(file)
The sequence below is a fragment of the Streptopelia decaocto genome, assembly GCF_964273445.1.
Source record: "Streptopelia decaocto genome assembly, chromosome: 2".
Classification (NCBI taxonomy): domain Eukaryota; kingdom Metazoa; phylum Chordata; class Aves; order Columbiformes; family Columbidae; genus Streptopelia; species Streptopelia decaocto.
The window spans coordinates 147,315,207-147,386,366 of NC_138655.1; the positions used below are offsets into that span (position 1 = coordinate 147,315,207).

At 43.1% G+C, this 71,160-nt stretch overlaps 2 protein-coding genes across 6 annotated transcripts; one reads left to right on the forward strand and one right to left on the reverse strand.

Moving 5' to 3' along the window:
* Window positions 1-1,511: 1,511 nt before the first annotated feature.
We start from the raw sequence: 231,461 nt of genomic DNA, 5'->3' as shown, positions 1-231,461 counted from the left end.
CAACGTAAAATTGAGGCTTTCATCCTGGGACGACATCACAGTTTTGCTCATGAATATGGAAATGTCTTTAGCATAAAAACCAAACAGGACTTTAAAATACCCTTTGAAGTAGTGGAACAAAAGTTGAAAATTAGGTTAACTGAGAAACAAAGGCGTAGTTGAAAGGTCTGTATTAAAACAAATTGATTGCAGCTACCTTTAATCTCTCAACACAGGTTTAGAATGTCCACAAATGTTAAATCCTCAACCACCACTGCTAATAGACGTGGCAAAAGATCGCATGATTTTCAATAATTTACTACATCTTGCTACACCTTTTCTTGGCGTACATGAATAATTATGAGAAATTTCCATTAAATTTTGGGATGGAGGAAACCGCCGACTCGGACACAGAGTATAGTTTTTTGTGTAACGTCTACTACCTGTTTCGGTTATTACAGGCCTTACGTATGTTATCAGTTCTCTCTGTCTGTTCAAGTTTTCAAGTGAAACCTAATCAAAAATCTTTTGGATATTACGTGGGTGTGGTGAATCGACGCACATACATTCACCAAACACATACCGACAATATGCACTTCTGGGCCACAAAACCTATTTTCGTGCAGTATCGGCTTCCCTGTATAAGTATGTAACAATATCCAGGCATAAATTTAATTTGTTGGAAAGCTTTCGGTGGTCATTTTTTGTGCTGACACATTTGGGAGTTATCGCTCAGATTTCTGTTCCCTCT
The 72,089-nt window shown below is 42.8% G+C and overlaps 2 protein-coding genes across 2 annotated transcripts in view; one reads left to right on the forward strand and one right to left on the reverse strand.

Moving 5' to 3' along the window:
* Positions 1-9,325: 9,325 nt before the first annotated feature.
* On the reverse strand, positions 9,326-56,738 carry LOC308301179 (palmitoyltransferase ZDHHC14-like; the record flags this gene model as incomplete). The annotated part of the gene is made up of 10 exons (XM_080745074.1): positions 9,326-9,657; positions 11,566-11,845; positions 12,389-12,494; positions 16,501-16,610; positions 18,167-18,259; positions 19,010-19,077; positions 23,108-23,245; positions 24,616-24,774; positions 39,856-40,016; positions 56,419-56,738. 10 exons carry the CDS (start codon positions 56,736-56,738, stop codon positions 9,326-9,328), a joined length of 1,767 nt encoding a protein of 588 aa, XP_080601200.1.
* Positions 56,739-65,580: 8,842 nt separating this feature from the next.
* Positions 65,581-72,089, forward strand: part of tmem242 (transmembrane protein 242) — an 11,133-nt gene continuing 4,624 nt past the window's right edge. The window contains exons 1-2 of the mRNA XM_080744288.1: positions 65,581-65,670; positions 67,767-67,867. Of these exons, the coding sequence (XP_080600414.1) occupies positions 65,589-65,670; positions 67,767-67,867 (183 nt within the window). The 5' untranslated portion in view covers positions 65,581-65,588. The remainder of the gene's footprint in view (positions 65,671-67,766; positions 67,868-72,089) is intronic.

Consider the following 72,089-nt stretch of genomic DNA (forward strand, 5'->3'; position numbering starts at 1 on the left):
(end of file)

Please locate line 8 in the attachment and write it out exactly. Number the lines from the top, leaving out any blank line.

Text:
We start from the raw sequence: 231,461 nt of genomic DNA, 5'->3' as shown, positions 1-231,461 counted from the left end.